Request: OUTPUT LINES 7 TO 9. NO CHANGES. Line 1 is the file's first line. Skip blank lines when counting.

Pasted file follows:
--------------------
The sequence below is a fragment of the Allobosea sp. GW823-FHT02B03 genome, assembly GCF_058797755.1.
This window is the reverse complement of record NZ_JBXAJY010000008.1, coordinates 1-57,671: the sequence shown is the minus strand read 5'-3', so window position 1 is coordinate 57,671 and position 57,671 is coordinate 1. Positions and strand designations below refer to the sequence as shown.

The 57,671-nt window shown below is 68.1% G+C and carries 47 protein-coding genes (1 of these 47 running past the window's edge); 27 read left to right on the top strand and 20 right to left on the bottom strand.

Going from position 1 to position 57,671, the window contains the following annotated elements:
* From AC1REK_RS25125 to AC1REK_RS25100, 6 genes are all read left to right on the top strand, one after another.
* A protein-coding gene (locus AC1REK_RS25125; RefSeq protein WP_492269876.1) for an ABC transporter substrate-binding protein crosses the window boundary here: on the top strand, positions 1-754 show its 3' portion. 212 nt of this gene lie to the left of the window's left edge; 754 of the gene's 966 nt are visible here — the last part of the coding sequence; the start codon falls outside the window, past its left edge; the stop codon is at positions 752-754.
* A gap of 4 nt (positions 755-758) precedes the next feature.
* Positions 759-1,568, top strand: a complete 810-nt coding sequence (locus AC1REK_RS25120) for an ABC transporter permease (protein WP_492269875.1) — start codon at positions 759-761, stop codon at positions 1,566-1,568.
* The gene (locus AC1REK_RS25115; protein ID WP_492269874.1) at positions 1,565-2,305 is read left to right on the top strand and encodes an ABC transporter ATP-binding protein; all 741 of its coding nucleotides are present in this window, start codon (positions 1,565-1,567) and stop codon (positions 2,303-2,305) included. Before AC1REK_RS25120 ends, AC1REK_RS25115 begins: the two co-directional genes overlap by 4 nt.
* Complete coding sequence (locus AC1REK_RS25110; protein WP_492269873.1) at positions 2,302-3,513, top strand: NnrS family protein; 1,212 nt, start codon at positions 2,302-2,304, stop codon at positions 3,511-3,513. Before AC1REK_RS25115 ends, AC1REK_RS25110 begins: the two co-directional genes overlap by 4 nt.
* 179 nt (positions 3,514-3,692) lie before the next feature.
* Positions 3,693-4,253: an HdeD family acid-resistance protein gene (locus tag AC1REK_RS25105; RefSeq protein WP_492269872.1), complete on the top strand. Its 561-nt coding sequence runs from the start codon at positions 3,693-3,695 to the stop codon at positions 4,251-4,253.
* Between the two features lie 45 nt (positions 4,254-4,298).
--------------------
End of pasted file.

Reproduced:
* A gap of 4 nt (positions 755-758) precedes the next feature.
* Positions 759-1,568, top strand: a complete 810-nt coding sequence (locus AC1REK_RS25120) for an ABC transporter permease (protein WP_492269875.1) — start codon at positions 759-761, stop codon at positions 1,566-1,568.
* The gene (locus AC1REK_RS25115; protein ID WP_492269874.1) at positions 1,565-2,305 is read left to right on the top strand and encodes an ABC transporter ATP-binding protein; all 741 of its coding nucleotides are present in this window, start codon (positions 1,565-1,567) and stop codon (positions 2,303-2,305) included. Before AC1REK_RS25120 ends, AC1REK_RS25115 begins: the two co-directional genes overlap by 4 nt.